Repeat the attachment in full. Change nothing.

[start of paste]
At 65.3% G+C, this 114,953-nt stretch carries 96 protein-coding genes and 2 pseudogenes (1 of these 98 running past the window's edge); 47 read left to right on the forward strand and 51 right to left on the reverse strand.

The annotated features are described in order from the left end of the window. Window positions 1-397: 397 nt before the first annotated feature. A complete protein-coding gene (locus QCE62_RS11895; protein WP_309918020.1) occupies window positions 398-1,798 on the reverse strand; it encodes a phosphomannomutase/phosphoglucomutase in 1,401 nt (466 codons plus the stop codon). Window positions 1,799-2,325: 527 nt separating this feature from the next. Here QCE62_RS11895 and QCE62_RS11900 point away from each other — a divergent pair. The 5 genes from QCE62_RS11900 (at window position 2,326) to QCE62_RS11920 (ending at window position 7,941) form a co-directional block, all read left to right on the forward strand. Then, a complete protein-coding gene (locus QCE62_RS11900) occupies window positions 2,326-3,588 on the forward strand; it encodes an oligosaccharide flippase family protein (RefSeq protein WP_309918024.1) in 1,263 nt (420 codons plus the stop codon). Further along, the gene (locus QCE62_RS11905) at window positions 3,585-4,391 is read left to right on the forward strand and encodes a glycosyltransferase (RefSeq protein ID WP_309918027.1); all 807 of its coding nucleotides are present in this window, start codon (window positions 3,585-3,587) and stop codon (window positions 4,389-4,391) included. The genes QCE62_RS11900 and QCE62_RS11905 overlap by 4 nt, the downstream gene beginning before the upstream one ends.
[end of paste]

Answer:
At 65.3% G+C, this 114,953-nt stretch carries 96 protein-coding genes and 2 pseudogenes (1 of these 98 running past the window's edge); 47 read left to right on the forward strand and 51 right to left on the reverse strand.

The annotated features are described in order from the left end of the window. Window positions 1-397: 397 nt before the first annotated feature. A complete protein-coding gene (locus QCE62_RS11895; protein WP_309918020.1) occupies window positions 398-1,798 on the reverse strand; it encodes a phosphomannomutase/phosphoglucomutase in 1,401 nt (466 codons plus the stop codon). Window positions 1,799-2,325: 527 nt separating this feature from the next. Here QCE62_RS11895 and QCE62_RS11900 point away from each other — a divergent pair. The 5 genes from QCE62_RS11900 (at window position 2,326) to QCE62_RS11920 (ending at window position 7,941) form a co-directional block, all read left to right on the forward strand. Then, a complete protein-coding gene (locus QCE62_RS11900) occupies window positions 2,326-3,588 on the forward strand; it encodes an oligosaccharide flippase family protein (RefSeq protein WP_309918024.1) in 1,263 nt (420 codons plus the stop codon). Further along, the gene (locus QCE62_RS11905) at window positions 3,585-4,391 is read left to right on the forward strand and encodes a glycosyltransferase (RefSeq protein ID WP_309918027.1); all 807 of its coding nucleotides are present in this window, start codon (window positions 3,585-3,587) and stop codon (window positions 4,389-4,391) included. The genes QCE62_RS11900 and QCE62_RS11905 overlap by 4 nt, the downstream gene beginning before the upstream one ends.